MCV2 and booster doses for DTP and polio vaccine are administered during the second year of life or later. A total of 159 (82%) countries now have at least one vaccination in the RI schedule during the second year of life. The most common vaccines administered during these visits are MCV2 (57 countries), diphtheria-tetanus (DT)–containing boosters (105 countries), and polio vaccine boosters (78 countries) (Table 2).
Although global coverage estimates for DTP3, Bacille Calmette-Guérin vaccine, the first dose of measles-containing vaccine, and the third dose of polio vaccine have increased substantially since the start of the Expanded Program on Immunization, coverage estimates for these vaccines have plateaued over the past 5 years (7). In 2012, the World Health Assembly endorsed the Global Vaccine Action Plan as a framework for strengthening RI systems. One of the Global Vaccine Action Plan's guiding principles is to improve equity in access and use of RI services. Nearly 70% of incompletely vaccinated children worldwide live in only 10 countries (50% live in only three countries), highlighting disparities among countries. Two thirds of countries achieved the Global Vaccine Action Plan target of 90% DTP3 coverage nationally, whereas less than one third achieved >80% DTP3 coverage in every district, highlighting coverage disparities within countries.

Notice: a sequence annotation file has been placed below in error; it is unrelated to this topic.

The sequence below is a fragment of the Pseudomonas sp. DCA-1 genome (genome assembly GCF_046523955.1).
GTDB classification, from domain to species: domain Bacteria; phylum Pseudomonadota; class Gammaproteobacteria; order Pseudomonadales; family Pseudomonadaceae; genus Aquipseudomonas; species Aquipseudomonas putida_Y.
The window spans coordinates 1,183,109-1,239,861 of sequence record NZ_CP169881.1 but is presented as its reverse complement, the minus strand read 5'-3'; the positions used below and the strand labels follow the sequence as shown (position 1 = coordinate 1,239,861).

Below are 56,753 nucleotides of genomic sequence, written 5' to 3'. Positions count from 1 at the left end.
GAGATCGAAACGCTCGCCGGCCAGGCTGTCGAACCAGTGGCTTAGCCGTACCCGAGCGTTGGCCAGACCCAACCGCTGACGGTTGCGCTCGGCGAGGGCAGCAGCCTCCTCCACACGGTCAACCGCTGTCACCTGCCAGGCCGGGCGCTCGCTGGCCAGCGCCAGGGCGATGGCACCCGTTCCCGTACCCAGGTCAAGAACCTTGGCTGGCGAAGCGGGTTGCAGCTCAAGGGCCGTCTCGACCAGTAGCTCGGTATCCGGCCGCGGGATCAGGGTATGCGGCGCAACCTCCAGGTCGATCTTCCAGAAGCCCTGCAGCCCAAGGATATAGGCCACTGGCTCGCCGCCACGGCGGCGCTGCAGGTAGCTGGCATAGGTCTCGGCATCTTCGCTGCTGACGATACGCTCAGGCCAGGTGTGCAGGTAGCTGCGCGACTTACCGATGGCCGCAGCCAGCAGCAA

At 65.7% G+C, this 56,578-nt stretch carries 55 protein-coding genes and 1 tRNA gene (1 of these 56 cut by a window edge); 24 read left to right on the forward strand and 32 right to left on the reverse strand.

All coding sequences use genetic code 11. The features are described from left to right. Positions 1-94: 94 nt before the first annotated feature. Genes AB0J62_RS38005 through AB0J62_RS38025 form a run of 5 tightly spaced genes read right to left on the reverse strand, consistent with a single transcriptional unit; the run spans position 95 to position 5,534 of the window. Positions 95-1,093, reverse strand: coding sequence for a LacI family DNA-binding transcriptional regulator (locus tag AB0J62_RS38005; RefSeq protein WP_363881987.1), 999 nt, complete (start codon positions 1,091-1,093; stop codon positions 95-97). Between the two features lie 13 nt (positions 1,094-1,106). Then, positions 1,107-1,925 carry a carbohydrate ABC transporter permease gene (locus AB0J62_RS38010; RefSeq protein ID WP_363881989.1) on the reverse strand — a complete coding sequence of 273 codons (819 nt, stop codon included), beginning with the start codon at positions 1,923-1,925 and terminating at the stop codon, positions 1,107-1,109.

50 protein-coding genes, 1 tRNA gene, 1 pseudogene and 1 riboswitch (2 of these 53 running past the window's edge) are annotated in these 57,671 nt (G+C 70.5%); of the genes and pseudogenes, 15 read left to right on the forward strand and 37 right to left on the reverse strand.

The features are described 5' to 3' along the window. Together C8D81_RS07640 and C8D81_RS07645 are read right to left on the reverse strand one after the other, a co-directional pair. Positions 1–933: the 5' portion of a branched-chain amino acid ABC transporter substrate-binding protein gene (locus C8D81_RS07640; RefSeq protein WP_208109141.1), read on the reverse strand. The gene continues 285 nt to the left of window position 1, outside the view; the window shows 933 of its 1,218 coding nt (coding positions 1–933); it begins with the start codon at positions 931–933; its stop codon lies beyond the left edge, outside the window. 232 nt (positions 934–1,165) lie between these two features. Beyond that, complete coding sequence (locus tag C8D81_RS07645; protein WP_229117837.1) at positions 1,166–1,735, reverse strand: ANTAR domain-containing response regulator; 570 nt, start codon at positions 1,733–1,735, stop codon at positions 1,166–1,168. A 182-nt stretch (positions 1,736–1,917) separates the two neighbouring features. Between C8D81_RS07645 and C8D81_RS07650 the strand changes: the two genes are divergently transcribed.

As immunization systems mature and additional vaccines are incorporated into vaccination schedules, inequity of RI services by age plays a greater role in discrepancies in immunity, and the importance of immunization platforms beyond the first year of life increases. The majority of countries in all WHO regions have incorporated at least one second-year vaccine into the RI schedule, ranging from 51% of countries in the African Region to 97% in the Americas Region (Table 2).